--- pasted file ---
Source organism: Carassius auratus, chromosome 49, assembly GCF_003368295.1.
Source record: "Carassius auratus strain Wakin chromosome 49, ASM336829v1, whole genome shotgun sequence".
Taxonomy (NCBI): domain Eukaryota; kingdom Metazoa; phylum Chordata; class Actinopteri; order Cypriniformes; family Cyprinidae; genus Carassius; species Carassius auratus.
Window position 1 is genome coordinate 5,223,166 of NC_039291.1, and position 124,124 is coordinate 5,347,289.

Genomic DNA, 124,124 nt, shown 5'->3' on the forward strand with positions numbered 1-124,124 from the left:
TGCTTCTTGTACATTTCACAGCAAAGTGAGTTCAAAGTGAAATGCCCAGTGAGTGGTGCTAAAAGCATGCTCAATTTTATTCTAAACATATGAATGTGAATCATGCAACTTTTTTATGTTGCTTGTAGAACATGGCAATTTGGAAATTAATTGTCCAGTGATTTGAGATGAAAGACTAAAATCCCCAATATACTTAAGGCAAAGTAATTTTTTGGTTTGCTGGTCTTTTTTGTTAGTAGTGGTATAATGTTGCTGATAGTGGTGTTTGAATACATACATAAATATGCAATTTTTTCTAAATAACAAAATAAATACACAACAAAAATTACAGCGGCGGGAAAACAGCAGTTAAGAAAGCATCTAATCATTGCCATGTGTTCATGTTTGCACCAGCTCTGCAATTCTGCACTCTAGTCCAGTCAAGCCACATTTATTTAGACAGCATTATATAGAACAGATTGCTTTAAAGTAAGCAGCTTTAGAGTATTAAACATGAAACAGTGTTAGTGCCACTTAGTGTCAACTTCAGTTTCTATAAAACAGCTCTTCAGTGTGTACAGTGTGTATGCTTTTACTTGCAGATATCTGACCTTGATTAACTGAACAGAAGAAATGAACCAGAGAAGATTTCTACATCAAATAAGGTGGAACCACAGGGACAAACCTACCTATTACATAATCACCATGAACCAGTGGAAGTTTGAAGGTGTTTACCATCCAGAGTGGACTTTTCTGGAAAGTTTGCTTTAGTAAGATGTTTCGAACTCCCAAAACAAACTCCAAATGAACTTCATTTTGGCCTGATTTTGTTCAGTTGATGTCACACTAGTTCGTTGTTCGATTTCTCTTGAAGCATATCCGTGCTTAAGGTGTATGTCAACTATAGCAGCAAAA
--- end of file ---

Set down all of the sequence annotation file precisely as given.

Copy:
Source organism: Carassius auratus, chromosome 49, assembly GCF_003368295.1.
Source record: "Carassius auratus strain Wakin chromosome 49, ASM336829v1, whole genome shotgun sequence".
Taxonomy (NCBI): domain Eukaryota; kingdom Metazoa; phylum Chordata; class Actinopteri; order Cypriniformes; family Cyprinidae; genus Carassius; species Carassius auratus.
Window position 1 is genome coordinate 5,223,166 of NC_039291.1, and position 124,124 is coordinate 5,347,289.

Genomic DNA, 124,124 nt, shown 5'->3' on the forward strand with positions numbered 1-124,124 from the left:
TGCTTCTTGTACATTTCACAGCAAAGTGAGTTCAAAGTGAAATGCCCAGTGAGTGGTGCTAAAAGCATGCTCAATTTTATTCTAAACATATGAATGTGAATCATGCAACTTTTTTATGTTGCTTGTAGAACATGGCAATTTGGAAATTAATTGTCCAGTGATTTGAGATGAAAGACTAAAATCCCCAATATACTTAAGGCAAAGTAATTTTTTGGTTTGCTGGTCTTTTTTGTTAGTAGTGGTATAATGTTGCTGATAGTGGTGTTTGAATACATACATAAATATGCAATTTTTTCTAAATAACAAAATAAATACACAACAAAAATTACAGCGGCGGGAAAACAGCAGTTAAGAAAGCATCTAATCATTGCCATGTGTTCATGTTTGCACCAGCTCTGCAATTCTGCACTCTAGTCCAGTCAAGCCACATTTATTTAGACAGCATTATATAGAACAGATTGCTTTAAAGTAAGCAGCTTTAGAGTATTAAACATGAAACAGTGTTAGTGCCACTTAGTGTCAACTTCAGTTTCTATAAAACAGCTCTTCAGTGTGTACAGTGTGTATGCTTTTACTTGCAGATATCTGACCTTGATTAACTGAACAGAAGAAATGAACCAGAGAAGATTTCTACATCAAATAAGGTGGAACCACAGGGACAAACCTACCTATTACATAATCACCATGAACCAGTGGAAGTTTGAAGGTGTTTACCATCCAGAGTGGACTTTTCTGGAAAGTTTGCTTTAGTAAGATGTTTCGAACTCCCAAAACAAACTCCAAATGAACTTCATTTTGGCCTGATTTTGTTCAGTTGATGTCACACTAGTTCGTTGTTCGATTTCTCTTGAAGCATATCCGTGCTTAAGGTGTATGTCAACTATAGCAGCAAAA